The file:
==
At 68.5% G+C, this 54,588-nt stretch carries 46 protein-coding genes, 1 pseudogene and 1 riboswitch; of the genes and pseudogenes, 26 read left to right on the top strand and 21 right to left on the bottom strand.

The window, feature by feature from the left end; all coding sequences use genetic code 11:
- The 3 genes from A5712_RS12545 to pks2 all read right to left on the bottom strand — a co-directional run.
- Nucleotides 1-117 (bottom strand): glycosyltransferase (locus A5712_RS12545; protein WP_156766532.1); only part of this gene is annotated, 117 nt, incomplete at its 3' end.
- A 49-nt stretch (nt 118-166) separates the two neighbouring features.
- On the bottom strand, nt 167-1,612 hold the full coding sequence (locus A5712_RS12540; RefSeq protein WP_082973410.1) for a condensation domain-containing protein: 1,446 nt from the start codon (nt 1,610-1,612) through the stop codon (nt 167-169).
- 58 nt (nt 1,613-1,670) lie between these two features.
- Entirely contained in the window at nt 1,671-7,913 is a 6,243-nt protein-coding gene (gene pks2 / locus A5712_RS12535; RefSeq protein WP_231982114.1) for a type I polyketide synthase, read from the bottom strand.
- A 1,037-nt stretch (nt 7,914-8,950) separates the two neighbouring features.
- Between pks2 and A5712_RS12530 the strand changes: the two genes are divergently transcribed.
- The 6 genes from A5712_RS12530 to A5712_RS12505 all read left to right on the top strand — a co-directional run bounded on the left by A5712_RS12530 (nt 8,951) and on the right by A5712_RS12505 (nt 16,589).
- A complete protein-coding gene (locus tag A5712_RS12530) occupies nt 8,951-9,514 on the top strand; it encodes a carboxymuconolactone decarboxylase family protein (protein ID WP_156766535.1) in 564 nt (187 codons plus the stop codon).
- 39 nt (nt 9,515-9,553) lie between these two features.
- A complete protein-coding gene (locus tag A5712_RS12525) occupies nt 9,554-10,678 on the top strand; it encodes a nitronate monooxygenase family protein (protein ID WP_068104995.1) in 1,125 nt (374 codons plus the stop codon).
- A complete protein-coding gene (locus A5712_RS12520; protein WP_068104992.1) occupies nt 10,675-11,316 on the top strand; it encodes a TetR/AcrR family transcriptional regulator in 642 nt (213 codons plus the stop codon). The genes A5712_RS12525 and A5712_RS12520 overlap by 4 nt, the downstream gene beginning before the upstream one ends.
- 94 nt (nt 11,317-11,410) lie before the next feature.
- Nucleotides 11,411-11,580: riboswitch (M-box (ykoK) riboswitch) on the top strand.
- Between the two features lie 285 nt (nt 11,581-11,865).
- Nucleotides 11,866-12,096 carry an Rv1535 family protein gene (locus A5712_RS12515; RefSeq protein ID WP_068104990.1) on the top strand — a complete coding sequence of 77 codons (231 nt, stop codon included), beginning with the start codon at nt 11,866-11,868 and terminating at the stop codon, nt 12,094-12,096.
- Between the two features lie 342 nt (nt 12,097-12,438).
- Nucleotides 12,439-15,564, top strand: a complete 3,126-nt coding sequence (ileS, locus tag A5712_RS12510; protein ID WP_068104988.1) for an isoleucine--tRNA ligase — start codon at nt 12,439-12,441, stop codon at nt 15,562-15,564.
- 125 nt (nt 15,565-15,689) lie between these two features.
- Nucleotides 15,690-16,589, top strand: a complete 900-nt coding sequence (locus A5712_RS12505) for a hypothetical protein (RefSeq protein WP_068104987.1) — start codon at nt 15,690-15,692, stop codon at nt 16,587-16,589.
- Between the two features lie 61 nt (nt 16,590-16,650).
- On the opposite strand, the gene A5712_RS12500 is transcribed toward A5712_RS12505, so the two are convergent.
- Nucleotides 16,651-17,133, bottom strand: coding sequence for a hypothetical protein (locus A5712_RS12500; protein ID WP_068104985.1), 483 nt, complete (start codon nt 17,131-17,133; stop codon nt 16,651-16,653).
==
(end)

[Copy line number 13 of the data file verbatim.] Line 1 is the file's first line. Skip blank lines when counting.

- 39 nt (nt 9,515-9,553) lie between these two features.